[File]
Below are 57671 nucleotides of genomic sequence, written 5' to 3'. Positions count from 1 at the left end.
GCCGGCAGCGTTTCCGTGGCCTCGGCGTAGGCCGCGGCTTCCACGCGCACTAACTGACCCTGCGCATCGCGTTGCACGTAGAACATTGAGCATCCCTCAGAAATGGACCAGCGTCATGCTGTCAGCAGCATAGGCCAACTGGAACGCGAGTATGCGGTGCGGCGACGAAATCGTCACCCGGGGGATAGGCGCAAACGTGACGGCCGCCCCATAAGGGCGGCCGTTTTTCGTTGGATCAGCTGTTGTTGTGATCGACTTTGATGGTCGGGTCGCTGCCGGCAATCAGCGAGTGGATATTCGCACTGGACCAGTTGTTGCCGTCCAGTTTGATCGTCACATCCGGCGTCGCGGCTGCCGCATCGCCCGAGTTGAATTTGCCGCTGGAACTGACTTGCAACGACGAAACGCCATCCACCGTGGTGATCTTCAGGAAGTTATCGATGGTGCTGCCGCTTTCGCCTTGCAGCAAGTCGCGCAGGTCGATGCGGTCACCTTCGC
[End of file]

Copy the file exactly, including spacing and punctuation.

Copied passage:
Below are 57671 nucleotides of genomic sequence, written 5' to 3'. Positions count from 1 at the left end.
GCCGGCAGCGTTTCCGTGGCCTCGGCGTAGGCCGCGGCTTCCACGCGCACTAACTGACCCTGCGCATCGCGTTGCACGTAGAACATTGAGCATCCCTCAGAAATGGACCAGCGTCATGCTGTCAGCAGCATAGGCCAACTGGAACGCGAGTATGCGGTGCGGCGACGAAATCGTCACCCGGGGGATAGGCGCAAACGTGACGGCCGCCCCATAAGGGCGGCCGTTTTTCGTTGGATCAGCTGTTGTTGTGATCGACTTTGATGGTCGGGTCGCTGCCGGCAATCAGCGAGTGGATATTCGCACTGGACCAGTTGTTGCCGTCCAGTTTGATCGTCACATCCGGCGTCGCGGCTGCCGCATCGCCCGAGTTGAATTTGCCGCTGGAACTGACTTGCAACGACGAAACGCCATCCACCGTGGTGATCTTCAGGAAGTTATCGATGGTGCTGCCGCTTTCGCCTTGCAGCAAGTCGCGCAGGTCGATGCGGTCACCTTCGC